Warnings against the impending judgment of God continue through this chapter. The prophet relays the message, nation by nation, of the coming day of the Lord, which is described here as a day of terrible judgment. Instead of the pride and arrogance for which they will be judged, Zephaniah calls the people to change their ways, seeking humility and righteousness. Pride isn't exactly viewed by our society as something to steer away from, let alone something that is sinful. On the contrary, from athletes to politicians, the headliners in our culture are (almost without exception) exude pride, pretension, and egotism. In fact, such an attitude is often viewed as a virtue instead of a vice. But here, the principal sin mentioned and the primary reason for God's judgment is pride. Zephaniah calls the people over and over to humility and righteousness. What an incredibly relevant message for our own day.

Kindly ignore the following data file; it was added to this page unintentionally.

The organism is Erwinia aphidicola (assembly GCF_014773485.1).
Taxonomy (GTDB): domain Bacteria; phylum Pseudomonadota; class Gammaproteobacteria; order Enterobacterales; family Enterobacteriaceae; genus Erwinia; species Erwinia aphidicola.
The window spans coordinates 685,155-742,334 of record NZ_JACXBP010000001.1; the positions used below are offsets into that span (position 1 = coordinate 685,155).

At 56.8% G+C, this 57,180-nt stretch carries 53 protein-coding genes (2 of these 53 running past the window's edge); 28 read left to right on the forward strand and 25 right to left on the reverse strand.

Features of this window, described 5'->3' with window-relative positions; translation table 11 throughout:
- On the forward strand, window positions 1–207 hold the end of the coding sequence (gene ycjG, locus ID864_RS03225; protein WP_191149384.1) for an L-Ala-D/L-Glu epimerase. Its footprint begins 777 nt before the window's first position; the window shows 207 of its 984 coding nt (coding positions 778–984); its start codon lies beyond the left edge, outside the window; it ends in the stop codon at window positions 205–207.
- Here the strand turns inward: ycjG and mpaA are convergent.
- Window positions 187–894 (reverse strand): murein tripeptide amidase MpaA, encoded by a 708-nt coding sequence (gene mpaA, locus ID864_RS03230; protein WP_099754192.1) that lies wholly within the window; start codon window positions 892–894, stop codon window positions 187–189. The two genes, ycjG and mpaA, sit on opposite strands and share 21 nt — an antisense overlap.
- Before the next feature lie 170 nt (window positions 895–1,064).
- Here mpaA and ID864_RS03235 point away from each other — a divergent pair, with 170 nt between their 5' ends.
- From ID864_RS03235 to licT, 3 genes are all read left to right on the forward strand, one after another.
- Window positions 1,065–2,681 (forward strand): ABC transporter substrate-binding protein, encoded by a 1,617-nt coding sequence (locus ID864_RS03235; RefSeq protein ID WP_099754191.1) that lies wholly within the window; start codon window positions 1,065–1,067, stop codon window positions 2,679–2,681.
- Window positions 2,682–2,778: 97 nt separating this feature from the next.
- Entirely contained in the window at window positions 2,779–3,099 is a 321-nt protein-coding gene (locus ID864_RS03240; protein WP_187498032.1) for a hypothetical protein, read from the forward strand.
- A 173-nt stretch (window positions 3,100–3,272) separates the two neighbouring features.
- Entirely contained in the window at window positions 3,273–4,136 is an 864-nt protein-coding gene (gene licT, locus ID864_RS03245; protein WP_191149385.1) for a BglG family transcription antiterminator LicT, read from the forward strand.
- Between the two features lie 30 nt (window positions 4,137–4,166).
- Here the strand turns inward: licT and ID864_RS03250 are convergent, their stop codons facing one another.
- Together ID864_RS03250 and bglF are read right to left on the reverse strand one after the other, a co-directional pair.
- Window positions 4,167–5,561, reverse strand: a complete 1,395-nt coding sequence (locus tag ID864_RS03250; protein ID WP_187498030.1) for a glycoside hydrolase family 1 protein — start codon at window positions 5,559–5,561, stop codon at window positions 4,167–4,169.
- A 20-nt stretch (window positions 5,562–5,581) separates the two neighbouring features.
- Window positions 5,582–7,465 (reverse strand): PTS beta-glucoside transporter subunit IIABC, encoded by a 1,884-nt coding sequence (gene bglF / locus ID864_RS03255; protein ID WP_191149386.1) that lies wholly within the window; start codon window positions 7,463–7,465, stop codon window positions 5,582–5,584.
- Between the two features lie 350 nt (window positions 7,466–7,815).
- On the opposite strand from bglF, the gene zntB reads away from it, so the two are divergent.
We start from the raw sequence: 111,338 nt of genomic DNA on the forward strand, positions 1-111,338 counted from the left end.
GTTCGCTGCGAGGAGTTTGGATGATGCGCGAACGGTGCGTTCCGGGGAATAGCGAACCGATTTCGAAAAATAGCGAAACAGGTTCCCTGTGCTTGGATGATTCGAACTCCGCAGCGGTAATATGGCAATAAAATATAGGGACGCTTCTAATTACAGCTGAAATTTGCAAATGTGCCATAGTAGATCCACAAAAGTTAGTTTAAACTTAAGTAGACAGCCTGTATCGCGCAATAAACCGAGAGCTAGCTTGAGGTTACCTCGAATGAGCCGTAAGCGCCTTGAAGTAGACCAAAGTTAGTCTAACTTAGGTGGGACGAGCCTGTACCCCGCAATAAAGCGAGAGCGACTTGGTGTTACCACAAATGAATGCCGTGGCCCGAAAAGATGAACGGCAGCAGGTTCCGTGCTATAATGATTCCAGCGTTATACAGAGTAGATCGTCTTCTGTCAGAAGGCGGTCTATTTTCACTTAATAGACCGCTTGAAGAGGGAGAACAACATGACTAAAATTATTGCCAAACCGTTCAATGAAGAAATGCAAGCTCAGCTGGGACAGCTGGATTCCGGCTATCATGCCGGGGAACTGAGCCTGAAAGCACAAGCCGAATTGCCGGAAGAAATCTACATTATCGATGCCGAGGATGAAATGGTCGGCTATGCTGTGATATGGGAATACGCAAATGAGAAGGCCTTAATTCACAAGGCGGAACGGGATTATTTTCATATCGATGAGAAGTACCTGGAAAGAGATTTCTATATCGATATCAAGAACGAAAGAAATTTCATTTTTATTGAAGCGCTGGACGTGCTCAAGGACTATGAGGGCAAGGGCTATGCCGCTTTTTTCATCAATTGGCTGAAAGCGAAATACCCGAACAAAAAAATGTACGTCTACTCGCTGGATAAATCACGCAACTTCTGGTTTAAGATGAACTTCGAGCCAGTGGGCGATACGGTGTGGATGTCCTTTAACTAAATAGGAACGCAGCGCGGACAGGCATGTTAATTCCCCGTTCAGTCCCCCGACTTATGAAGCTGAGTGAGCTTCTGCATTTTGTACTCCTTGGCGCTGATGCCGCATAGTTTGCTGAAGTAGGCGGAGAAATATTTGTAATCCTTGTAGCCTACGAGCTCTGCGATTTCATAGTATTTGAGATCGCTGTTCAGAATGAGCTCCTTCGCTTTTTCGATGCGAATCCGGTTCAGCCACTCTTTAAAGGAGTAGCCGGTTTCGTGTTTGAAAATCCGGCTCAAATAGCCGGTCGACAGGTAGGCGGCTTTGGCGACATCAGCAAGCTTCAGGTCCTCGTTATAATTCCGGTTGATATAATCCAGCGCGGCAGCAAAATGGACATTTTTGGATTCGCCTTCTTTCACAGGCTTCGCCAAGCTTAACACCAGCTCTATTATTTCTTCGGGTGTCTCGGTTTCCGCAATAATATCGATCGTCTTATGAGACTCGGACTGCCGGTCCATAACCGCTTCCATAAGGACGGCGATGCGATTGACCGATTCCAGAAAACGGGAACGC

In this passage, Jesus again faces criticism for healing on the Sabbath and again teaches the Jewish leaders about the true meaning behind God's Sabbath day. Whereas the leader of the synagogue, along with the other Jews, took the Sabbath literally as a day of no work, Jesus points out that it was by no means intended to be prohibition against good works but as a day of rest, picturing the future day of eternal rest. Ultimately, their mouths were closed in humiliation. "Shame fell then on those who had uttered these corrupt opinions, stumbled against the chief cornerstone, and had been broken. When busied in straightening his crooked vessels, they clashed against the wise Potter and resisted the Physician. They could make no reply. They had unanswerably convicted themselves. They were put to silence, doubting what they should say. The Lord closed their bold mouths. The crowds who reaped the benefit of the miracles were glad. The glory and splendor of his works solved all inquiry and doubt in those who sought him without ill will" (Cyril of Alexandria, Commentary on Luke).